• 0 avatar
        corntrollio

        “BL, Nissan, and Chrysler all dropped it once customers realized how annoying it was to actually live with on a daily basis. Another gimmick that probably sounded a lot better in focus groups than in reality.”

        I can’t even stand the voice on a nav system. Every time I give it another chance, I end up killing it again within 60-90 seconds.

  • avatar
    Land Ark

    Now the LeBaron sedan in the second video is what a 4-door coupe should look like.

    • 0 avatar
      corntrollio

      40 hwy, 26 city on the K-body LeBaron? Really? I mean, sure, that’s pre-revision of the numbers, but still. That must have been one hell of an overdrive gear.

      That’s a big change from the M-body that I remember well.

      No idea why Chrysler dumped the LeBaron name in favor of Cirrus (ahh, the cloud cars…), Sebring, and now 200. Like Town and Country, “LeBaron” had been used in the Chrysler family for quite a while, first as an independent builder and then later as a trimline on the Imperial.

      • 0 avatar
        28-Cars-Later

        Probably helped mileage tests quite a bit not diluting the gas with ethanol too.

      • 0 avatar
        golden2husky

        I had a K and could get 35 if I nursed it….and there was no overdrive gear. Just the bulletproof tranny based on the A904. Arguably the most durable FWD trans of the era. If you had a 2.2 engine, you didn’t even get a lockup TC. For that you had to step up to the 2.5…

        My mom had an 84 NYR with the silent shaft Misu engine. The torque/power characteristics of that engine were poorly matched to the trans.

  • avatar
    High-brid

    32 MPG highway, 24 city…not too shabby.

  • avatar
    28-Cars-Later

    You bought a car because it belonged to Jon Voight?

  • avatar
    Hoser

    The seats in that era Chrysler E-bodies are some of the best I’ve ever sat in.
    My ’85 New Yorker seats were the BEST of anything I had before or have had since.

    • 0 avatar
      golden2husky

      The NYR seats were great. I installed a set from a crashed NYR and installed them in my K. Correct color as well. Also added the overhead console, door trim, rear trunk release, dash parts…I had a “Luxury K”….I seriously contemplated swapping a turbo engine but would have lost bragging rights for being well over 200K on the original drivetrain so I didn’t do it.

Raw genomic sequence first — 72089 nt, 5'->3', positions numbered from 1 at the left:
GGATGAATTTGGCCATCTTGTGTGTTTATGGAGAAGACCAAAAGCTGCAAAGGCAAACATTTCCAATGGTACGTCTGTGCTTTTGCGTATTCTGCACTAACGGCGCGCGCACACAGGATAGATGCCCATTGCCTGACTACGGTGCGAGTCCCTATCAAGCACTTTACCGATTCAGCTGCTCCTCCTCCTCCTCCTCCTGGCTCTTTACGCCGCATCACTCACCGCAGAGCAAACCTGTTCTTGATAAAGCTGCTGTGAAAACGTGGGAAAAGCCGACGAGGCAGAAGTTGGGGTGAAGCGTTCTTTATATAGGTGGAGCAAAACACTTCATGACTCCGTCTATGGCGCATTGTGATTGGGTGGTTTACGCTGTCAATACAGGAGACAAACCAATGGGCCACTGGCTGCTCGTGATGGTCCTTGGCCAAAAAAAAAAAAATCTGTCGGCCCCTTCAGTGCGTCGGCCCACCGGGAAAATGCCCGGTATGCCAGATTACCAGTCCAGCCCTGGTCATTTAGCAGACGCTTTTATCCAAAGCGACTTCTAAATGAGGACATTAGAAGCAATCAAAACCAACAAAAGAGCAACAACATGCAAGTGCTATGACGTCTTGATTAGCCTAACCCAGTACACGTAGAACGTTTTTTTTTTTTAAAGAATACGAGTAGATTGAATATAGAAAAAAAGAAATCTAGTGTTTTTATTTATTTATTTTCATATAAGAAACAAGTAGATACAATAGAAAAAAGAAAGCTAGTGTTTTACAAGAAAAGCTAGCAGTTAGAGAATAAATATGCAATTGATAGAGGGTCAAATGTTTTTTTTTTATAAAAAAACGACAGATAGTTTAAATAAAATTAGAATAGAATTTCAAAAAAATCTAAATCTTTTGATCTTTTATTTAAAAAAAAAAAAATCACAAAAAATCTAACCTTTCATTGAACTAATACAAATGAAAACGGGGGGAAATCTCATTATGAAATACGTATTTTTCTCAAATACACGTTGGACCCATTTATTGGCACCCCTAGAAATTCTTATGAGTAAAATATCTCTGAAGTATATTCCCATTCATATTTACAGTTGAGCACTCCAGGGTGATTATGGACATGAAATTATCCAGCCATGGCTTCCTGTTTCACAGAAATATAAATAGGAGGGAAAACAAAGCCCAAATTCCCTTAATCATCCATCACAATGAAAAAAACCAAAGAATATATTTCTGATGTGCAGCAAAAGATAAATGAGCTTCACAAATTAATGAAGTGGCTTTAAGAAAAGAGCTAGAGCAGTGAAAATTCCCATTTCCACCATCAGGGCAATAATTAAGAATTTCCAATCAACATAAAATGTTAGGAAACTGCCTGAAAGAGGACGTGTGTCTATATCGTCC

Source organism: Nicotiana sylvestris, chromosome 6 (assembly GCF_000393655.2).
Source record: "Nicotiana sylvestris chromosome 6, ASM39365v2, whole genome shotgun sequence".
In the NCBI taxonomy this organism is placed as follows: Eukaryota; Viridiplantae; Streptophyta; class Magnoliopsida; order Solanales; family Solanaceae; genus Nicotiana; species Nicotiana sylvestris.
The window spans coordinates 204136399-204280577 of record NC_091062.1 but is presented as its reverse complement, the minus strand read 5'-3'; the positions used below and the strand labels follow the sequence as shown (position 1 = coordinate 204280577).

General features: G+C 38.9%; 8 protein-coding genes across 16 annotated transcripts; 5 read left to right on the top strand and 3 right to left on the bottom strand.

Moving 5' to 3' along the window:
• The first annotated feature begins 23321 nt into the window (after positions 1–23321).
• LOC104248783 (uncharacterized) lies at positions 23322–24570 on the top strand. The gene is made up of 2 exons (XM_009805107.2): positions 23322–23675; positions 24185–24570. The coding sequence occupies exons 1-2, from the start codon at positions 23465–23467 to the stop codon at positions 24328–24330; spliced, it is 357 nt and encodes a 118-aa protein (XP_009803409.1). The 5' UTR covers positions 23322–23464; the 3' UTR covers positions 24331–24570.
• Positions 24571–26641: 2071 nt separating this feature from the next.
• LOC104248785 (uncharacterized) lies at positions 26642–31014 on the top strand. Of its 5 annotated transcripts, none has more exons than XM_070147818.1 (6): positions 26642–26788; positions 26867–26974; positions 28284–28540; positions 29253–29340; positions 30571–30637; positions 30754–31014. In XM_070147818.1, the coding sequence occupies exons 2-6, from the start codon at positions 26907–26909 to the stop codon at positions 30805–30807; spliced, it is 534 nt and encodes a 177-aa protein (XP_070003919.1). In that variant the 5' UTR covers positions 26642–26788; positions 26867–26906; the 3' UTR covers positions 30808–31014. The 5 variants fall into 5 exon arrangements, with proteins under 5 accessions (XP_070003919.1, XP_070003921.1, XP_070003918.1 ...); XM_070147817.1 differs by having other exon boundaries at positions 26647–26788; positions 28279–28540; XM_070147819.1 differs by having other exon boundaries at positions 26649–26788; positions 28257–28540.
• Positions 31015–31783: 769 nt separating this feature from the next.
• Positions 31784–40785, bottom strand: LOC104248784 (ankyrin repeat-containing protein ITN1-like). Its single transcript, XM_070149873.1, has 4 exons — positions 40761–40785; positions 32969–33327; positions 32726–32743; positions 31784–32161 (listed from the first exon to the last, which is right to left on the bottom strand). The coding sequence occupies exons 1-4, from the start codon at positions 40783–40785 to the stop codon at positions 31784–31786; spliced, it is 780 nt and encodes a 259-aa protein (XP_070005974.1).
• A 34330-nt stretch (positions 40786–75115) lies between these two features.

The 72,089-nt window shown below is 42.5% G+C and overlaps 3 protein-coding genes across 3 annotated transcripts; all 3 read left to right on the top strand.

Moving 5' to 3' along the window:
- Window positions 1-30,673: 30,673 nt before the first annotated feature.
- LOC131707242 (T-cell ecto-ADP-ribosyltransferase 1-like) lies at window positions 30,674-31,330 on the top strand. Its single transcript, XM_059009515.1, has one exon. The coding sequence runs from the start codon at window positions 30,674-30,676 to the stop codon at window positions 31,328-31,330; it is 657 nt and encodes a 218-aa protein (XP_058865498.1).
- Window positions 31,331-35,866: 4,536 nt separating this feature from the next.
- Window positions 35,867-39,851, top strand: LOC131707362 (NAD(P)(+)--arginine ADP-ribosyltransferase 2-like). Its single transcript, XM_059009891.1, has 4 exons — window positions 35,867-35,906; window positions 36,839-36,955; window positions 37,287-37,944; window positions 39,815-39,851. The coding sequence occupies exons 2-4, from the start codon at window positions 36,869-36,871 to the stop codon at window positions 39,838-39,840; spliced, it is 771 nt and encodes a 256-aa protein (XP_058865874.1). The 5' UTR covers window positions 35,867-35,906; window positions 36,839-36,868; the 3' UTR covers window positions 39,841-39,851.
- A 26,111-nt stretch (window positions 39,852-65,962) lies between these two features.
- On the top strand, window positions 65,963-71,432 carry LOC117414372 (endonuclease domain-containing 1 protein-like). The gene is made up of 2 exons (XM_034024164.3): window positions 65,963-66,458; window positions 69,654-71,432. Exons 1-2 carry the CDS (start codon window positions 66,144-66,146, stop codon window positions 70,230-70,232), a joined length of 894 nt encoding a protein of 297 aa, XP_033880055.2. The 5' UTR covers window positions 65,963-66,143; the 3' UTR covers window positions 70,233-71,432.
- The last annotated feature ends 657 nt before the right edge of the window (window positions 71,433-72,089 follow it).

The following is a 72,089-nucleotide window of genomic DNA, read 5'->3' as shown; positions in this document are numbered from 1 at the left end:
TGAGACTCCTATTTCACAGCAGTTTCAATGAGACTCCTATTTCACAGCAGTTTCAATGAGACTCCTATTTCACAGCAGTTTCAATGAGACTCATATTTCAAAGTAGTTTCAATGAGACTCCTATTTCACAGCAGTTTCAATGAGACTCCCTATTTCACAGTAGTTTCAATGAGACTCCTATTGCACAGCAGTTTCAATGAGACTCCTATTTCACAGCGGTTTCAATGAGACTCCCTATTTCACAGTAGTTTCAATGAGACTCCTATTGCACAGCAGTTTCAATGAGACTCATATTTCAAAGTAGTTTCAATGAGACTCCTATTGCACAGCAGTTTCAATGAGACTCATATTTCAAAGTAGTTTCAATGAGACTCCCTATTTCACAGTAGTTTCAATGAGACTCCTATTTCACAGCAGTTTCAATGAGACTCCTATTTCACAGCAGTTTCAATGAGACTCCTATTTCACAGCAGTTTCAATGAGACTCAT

• avatar

    I actually owned one, a hand-me-down from my folks. Silver with a blue velour interior. My dad had died and for some reason, I think an alternator or something, my mom wasn’t driving it and it was just sitting in their garage and we needed another set of wheels. I don’t recall it took more than replacing the bad component and giving it a jump start to get it running. My youngest kid, who is now getting her driver’s license for the first time at 24, says she wants to retrofit whatever car she gets with a gizmo that says “A Door is Ajar” (perhaps because she heard her dad say many times, “No, a door is a door”. It was her older sister’s car, briefly after she got her driver’s license in high school. Typical issues of mid-’80s Chrysler products, but for the most part reliable. Actually, it was a fairly comfortable car, much nicer riding than the shorter wheelbase K cars. Not a bad job of turning a front driver into something your Granpa wouldn’t mind driving. Also, not an ugly car. I remember the faux crystal pentastar hood ornament.

    • 0 avatar
      nrd515

      A friend of mine had the Dodge version, the 600, and wow, it made his Volare look good. Unending electrical issues. One time, it got towed to the dealer, “fixed”, he got about 10 miles down the road, died, got towed back, “fixed” again, and it died almost as soon as he pulled out of the dealer’s driveway. It spent a lot of time on the back of a tow truck. The dealer (!) felt sorry for him and gave him a deal he would have been insane to refuse on a new Caravan, which he had for 16 years and it was as good as the 600 was bad. I always wondered what happened to that car…

  • avatar
    michaelfrankie

    So, how much are we talking about in today’s dollars?

  • avatar
    -Nate

    I am not embarrased to say I too liked the K Cars , they were the right car at the right time , sold well and many are still running .

    To me , the drop tops best utilized the K Car’s good looks .

    -Nate

  • avatar
    Athos Nobile

    “Going from a ’75 Cordoba to a woodie K-car wagon? ¡Dios Mio!”

    The ¡Dios Mío! part was classy.

    Embarrassingly, I forgot the ASCII sequence for this character: ¡

  • avatar
    loki993

    What no fine Corinthian leather?


Back to TopLeave a Reply

You must be logged in to post a comment.

Subscribe without commenting

Recent Comments

New Car Research

Get a Free Dealer Quote

Staff

  • Authors

  • Brendan McAleer, Canada
  • Marcelo De Vasconcellos, Brazil
  • Matthias Gasnier, Australia
  • Tycho de Feyter, China
  • W. Christian 'Mental' Ward, Abu Dhabi
  • Mark Stevenson, Canada
  • Faisal Ali Khan, India